The Charm Of Baseball

Buck Showalter Obscure Rule
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The bottom of the 6th inning was so enthralling and fascinating that it probably would have bored the hell out of Rob Manfred’s target audience.

I understand the need to quicken the pace of the game and make it sustainable to a younger crowd so that it remains relevant in the increasingly crowded battle for your entertainment dollar. But the charm is in the details. And the bottom of the 6th inning had enough details for Keith Hernandez to write a sequel to Pure Baseball.

So let’s set it up: It’s 0-0, and the Mets struggled to get anything going against Humberto Castellanos, which sounds like a made up name in MLB The Show. David Peterson pitched shutout ball for 4 and 1/3, and the bullpen was called in for the rest. Starling Marte, who was playing right field so you know he’s in the natural sun field at Citi, and also dealing with some strong winds, had two fly balls drop on him. But was saved both times by the pitching staff, and in the case of the top of the 6th some excellent defense by Luis Guillorme at second base.

So we get to the bottom of the 6th at 0-0, and Francisco Lindor leads off with a single. Pete Alonso then pops the ball up to third base. Yonny Hernandez is under it, peeks to see where Lindor is, and then lets the pop up drop to trade Lindor for Alonso on the basepaths. That’s a next level baseball move. Did it help, ultimately? No. But it was still smart, and a detail of the game that gets lost when more and more people consume the game through short bursts on social media.

Eduardo Escobar made that move moot as he looped one to right field for a double. Alonso, lack of speed and all, scored anyway as Pavin Smith threw the ball to Jagrhaus Biergarten in Whitestone, sending Escobar to third base. Escobar was barely, but clearly safe at third. But having Joey Cora unintentionally obstructing the umpire, calling safe and forcing Chad Fairchild to take his word for it was delicious.

So in comes Oliver Perez and he throws an uncompetitive walk to Dominic Smith to put runners on first and third. Now Buck had a decision to make. Leave in Kid Rock Jankowski to bat and keep his defense in the game with the lead, or make the solid offensive move and pinch hit for him with a righty. J.D. Davis was the obvious move, but with Ollie not being able to find the plate against Dom, I thought maybe Buck would think “well why waste Travis when Ollie can’t find the plate anyway?” Turns out Buck made the right move as Davis singled home Escobar for a 2-0 lead while Dom, in a key move, went first to third on a ball that was in front of him.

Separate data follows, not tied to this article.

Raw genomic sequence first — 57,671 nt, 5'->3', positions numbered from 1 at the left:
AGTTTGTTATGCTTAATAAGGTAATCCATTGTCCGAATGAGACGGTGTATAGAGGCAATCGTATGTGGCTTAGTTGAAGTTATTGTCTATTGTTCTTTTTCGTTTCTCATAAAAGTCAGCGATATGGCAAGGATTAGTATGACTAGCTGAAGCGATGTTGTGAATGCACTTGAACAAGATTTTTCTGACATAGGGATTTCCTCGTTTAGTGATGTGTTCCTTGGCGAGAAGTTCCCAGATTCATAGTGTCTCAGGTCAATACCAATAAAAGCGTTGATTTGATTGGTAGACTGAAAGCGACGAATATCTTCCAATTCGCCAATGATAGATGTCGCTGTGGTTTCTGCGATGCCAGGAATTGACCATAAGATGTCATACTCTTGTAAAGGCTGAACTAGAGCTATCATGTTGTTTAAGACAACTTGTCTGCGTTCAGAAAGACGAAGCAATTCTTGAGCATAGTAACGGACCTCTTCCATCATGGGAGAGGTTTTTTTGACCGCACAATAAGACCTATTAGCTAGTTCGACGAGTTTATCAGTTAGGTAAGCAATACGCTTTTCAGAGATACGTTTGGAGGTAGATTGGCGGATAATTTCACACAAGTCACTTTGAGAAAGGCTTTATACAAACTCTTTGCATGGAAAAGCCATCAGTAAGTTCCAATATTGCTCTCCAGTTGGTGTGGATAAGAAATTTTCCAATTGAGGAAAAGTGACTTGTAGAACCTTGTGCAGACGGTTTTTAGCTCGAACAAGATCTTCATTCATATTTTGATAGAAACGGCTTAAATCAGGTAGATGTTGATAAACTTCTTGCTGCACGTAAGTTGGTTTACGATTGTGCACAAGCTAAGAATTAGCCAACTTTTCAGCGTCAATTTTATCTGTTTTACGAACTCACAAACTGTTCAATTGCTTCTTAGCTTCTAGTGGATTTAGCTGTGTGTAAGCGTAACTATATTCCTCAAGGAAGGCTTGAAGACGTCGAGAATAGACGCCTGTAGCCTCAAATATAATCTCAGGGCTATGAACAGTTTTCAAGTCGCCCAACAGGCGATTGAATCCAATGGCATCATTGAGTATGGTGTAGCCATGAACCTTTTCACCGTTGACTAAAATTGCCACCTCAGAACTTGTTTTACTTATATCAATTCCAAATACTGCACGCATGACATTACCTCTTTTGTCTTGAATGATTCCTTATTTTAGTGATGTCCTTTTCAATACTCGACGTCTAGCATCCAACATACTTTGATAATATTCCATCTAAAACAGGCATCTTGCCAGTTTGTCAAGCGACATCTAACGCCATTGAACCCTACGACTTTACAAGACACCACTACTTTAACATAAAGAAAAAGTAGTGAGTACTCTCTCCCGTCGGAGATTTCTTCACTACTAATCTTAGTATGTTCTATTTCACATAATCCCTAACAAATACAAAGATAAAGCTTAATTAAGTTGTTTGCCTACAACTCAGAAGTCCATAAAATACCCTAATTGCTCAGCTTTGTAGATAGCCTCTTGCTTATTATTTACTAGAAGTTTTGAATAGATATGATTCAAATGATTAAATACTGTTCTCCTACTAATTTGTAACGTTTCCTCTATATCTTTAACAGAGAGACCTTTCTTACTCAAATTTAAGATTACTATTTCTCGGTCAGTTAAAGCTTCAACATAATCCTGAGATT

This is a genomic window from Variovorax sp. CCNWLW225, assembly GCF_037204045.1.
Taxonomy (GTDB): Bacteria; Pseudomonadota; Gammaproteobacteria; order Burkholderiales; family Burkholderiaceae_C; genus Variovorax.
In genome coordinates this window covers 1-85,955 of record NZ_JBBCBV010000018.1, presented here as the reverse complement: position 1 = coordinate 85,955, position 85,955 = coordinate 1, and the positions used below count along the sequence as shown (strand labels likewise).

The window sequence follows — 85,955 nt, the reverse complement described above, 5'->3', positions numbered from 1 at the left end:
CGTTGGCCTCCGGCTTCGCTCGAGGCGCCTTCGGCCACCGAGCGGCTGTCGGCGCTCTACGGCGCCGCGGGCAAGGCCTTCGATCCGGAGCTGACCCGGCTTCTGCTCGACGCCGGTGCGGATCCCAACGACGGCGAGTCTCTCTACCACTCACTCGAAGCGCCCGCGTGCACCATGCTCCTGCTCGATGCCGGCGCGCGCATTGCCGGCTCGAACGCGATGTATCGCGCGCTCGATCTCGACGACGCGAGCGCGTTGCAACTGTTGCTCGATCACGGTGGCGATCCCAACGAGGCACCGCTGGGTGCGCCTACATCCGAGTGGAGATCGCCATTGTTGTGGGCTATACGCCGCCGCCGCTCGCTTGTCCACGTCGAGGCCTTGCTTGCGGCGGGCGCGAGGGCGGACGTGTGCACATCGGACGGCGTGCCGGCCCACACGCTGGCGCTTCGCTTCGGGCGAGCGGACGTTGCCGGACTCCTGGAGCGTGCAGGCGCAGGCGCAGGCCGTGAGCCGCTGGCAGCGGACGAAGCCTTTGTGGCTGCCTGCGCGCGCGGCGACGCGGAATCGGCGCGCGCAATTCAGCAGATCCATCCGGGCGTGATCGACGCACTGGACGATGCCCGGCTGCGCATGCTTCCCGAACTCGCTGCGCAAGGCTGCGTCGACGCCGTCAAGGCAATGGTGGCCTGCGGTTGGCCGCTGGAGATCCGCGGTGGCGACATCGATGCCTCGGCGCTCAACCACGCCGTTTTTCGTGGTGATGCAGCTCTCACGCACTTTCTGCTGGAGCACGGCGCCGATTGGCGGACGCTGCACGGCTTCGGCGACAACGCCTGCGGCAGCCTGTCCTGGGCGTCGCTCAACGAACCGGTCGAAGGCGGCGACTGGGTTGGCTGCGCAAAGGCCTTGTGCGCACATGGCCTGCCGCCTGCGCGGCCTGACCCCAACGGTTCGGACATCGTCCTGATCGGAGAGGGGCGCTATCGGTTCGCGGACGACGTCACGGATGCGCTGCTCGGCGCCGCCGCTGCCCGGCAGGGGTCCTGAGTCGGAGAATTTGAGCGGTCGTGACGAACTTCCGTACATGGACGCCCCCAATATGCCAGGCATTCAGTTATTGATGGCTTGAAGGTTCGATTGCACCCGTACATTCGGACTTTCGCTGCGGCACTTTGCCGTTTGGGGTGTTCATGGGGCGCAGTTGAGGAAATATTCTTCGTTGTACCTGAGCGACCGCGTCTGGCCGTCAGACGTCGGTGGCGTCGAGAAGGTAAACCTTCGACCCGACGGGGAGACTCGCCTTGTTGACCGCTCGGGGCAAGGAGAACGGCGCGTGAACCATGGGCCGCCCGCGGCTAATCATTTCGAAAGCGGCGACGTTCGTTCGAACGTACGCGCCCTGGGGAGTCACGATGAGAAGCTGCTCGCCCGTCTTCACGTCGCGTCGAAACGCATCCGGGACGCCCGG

It was key because James McCann drove him home with a sac fly with Davis staying at first to make it a 3-0 game. So after this the Diamondbacks decided to appeal the play, to see if Dom left third too early. He didn’t, and it wasn’t even close. And I can’t remember an appeal play on a sac fly in the last ten years where the play was even close, much less the runner actually leaving early. But it’s the Arizona Diamondbacks and Torey Lovullo is probably thinking that this is his chance not to lose 95 games, so why the hell not. So Perez steps off to appeal the play, but Davis breaks from first because it’s a live ball. It’s a calculated risk, and one that very few people realize that you can even make. If Perez makes a play on Davis, then the team can no longer appeal the sac fly. So if Dom had left early, the Diamondbacks couldn’t do anything about it. Of course, they could ignore Davis and appeal anyway. But if they don’t get the call, Davis is on second base easily. Turns out, Ollie took the bait because of course he did, and the appeal play never happened even though Dom clearly left the base on time.

Remember when Dom Smith told us that Buck was spending time going over ground rules with the team? Well guess what? You just saw the Mets take advantage of a rule in a manner that I’ve never seen before, and I’ve watched baseball since I was nine. (I’m ten now, but still.) Although the move didn’t lead to a run or affect the outcome of the game in any way, this is the kind of thing that Dom was talking about. And it’s a stark difference in how previous managers did things and, and now you saw it in a tangible way. I bet it won’t be the last time.

Pete Alonso added a two run homer to make it 5-0, and that’s how it ended. But don’t forget how subtly charming that 6th inning was, and don’t forget that those little plays are going to add up and show us how a manager can actually win games and not lose them.

Today’s Hate List

The damn commercial with the kid singing “i wanna eat, eat, eat, apples and ba-na-naaaaaas”.

Can we get the kid some apples and bananas before I cry my eyes out???

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